Rothko’s signature works consist of broad, rectangular areas of varying number, proportions, and color, with softened edges, hovering one over the other. The juxtaposition of rectangles creates a sense of dynamism, or, as Rothko put it, “either their surfaces are expansive and push outward in all directions, or their surfaces contract and rush inward in all directions. Between these poles you can find everything I want to say” (quoted in James E. B. Breslin, Mark Rothko: A Biography [Chicago and London, 1993], p. 301).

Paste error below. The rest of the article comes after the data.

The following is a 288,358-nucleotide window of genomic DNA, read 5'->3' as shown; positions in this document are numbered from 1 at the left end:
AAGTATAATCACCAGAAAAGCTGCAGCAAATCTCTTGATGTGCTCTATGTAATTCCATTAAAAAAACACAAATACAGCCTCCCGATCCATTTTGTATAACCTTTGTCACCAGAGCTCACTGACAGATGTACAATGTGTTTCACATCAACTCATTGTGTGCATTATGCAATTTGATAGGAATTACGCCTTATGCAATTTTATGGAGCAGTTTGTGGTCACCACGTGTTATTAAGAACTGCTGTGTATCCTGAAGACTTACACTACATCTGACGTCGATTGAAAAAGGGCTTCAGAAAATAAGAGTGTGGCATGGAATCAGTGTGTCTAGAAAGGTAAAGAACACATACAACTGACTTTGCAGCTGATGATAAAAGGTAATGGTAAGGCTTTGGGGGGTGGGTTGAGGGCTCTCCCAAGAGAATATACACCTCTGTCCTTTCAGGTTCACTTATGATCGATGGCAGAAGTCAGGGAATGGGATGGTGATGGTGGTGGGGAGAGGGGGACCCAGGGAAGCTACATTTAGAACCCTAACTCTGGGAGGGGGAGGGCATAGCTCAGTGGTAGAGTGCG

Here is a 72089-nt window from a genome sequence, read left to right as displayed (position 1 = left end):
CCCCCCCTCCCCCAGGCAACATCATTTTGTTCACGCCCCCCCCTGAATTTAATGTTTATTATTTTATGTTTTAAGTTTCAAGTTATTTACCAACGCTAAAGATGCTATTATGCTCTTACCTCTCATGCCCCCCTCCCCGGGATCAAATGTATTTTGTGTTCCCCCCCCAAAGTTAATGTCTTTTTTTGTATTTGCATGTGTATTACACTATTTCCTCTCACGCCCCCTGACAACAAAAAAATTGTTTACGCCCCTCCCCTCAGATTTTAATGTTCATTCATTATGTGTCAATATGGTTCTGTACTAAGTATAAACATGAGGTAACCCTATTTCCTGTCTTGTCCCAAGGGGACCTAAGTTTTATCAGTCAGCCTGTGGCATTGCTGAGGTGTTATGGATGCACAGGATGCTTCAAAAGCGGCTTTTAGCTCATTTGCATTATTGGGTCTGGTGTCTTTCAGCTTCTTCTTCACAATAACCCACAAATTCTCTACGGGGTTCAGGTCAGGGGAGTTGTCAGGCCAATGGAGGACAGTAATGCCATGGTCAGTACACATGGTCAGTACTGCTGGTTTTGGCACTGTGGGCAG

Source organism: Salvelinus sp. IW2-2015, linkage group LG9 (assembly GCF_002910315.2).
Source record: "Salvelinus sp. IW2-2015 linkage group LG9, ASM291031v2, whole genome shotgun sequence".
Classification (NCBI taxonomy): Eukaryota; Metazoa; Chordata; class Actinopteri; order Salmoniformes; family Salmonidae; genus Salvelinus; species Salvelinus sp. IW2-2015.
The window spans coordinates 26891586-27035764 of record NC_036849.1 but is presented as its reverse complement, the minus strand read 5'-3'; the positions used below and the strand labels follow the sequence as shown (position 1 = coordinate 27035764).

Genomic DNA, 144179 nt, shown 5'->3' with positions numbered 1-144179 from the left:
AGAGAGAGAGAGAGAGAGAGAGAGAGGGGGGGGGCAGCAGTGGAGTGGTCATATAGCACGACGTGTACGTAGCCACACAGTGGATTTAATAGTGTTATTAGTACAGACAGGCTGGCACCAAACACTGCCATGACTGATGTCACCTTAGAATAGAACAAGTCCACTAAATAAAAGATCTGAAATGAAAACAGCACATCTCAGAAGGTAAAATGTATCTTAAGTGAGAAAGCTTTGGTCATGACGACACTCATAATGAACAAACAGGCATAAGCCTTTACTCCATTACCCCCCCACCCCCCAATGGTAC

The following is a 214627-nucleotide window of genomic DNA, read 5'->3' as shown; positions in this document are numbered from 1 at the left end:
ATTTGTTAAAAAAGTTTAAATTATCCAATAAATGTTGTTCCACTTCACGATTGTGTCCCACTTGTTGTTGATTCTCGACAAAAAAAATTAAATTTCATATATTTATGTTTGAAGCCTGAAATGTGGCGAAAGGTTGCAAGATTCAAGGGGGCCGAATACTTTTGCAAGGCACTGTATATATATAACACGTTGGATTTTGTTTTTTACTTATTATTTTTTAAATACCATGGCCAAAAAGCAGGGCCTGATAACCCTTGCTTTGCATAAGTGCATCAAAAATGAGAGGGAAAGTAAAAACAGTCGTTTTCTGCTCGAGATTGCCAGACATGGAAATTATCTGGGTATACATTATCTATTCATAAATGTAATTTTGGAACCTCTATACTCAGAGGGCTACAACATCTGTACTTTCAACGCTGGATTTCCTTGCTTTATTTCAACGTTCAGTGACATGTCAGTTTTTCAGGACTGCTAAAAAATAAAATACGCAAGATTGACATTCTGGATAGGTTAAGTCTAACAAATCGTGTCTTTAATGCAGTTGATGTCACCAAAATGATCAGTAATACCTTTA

In this painting, blue and yellow fields of color are suspended in conflicted unity within a reddish-orange surface. Rothko meant for the viewer to stand in close proximity to the painting, to be enveloped in its colors and swept into an emotional and existential state.
Kamien-Kazhdan, Adina (ed.), Modernism in Dialogue: 20th-Century Painting and Sculpture in the Israel Museum, The Israel Museum, Jerusalem, 2010